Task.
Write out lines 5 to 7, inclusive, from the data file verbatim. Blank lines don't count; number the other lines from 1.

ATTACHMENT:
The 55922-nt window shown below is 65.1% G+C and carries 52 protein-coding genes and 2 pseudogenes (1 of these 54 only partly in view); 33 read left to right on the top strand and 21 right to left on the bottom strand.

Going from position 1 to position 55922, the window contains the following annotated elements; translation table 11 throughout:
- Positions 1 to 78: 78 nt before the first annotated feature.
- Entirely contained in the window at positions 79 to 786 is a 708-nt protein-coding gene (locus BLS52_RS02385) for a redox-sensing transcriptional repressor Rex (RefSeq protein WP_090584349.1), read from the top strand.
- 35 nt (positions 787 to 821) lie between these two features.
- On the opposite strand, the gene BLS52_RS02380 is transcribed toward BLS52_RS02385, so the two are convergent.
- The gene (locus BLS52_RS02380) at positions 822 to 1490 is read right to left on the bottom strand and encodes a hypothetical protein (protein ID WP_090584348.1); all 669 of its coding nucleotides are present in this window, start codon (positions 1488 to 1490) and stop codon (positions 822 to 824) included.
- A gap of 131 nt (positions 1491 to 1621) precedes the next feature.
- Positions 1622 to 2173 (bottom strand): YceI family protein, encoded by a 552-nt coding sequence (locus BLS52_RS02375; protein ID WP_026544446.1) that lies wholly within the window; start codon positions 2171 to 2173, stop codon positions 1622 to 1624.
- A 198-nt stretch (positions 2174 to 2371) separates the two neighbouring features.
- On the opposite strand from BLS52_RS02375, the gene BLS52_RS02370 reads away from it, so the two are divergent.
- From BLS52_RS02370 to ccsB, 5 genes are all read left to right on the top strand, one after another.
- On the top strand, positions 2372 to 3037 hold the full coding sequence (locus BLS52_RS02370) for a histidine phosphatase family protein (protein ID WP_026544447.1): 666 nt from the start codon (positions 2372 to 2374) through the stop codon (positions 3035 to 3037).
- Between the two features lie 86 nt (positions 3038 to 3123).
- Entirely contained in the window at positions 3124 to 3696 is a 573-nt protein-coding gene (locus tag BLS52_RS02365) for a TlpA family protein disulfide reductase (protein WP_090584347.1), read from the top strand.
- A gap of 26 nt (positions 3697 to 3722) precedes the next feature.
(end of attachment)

- 35 nt (positions 787 to 821) lie between these two features.
- On the opposite strand, the gene BLS52_RS02380 is transcribed toward BLS52_RS02385, so the two are convergent.
- The gene (locus BLS52_RS02380) at positions 822 to 1490 is read right to left on the bottom strand and encodes a hypothetical protein (protein ID WP_090584348.1); all 669 of its coding nucleotides are present in this window, start codon (positions 1488 to 1490) and stop codon (positions 822 to 824) included.